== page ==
#11  
Old 01-31-2013, 02:29 PM
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To the original post, I haven't gone through and looked systematically, but I have seen trends in some places. In Michigan and Wisconsin I remember playing several courses where I thought they underestimated how wooded it was. Texas, Nevada and California overrated how wooded, and Texas and Nevada overrated how hilly.
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  #12  
Old 01-31-2013, 02:39 PM
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Quote:
Originally Posted by mashnut View Post
To the original post, I haven't gone through and looked systematically, but I have seen trends in some places. In Michigan and Wisconsin I remember playing several courses where I thought they underestimated how wooded it was. Texas, Nevada and California overrated how wooded, and Texas and Nevada overrated how hilly.
Mash - that is why I spent about 2 hours last night (while watching the Blackhawks) compiling the list - 201 18+ holers. I too had my impressions/thoughts, but they were anecdotal.....not enough to form conclusions on. And, yet I kept on hearing people talking about distinct/prove-able regional issues (I quoted them from that one thread).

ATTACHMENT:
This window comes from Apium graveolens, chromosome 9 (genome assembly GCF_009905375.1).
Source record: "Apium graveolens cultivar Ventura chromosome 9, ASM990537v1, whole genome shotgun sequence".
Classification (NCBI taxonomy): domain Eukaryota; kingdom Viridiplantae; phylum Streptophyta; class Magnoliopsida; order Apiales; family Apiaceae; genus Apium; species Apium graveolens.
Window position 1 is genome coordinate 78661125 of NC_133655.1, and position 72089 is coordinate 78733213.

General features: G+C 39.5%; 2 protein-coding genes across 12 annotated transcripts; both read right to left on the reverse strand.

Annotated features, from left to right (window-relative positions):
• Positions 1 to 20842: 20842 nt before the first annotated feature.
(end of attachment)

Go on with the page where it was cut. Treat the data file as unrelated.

I do not think for 1 minute that my "research" puts this to bed, but I am not inclined to think there are major systemic issues.....but I do think there are errors/misunderstandings that almost all areas have - some areas slightly more than others.

That said, I have not played much at all in the more sparsely forested and dry areas of the country (desert/ish & Rocky Mtn areas). I am talking about TX, AZ, CA, NV, CO, NM, UT, MT?, ID. The very small number of course I played in CA and TX seemed set up about right.
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  #13  
Old 02-01-2013, 11:37 AM
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Ok, so if I was to expand on the 3 categories:

Flat - Mostly Flat - Moderately Hilly - Very Hilly - Extremely Hilly
Open - Lightly Wooded - Evenly Wooded - Moderately Wooded - Heavily Wooded

Thoughts?
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Old 02-01-2013, 11:52 AM
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Evenly Wooded just sounds weird as a description title, sounds more like the whole course is in the woods still. Wouldn't Open/Wooded Mix, or Evenly Mixed be a little better?

What would define Very Hilly vs Extremely Hilly? Total elevation change?
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Old 02-01-2013, 11:56 AM
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I think "evenly wooded" is an ambiguous term. I also see that "moderately" is the middle choice in hilliness and the second heaviest in woodiness. That could lead to confusion, so I'd suggest replacing "evenly wooded" with "moderately wooded" and choosing another term for the second highest woodiness. Maybe "mostly wooded"?
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Old 02-01-2013, 12:00 PM
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Quote: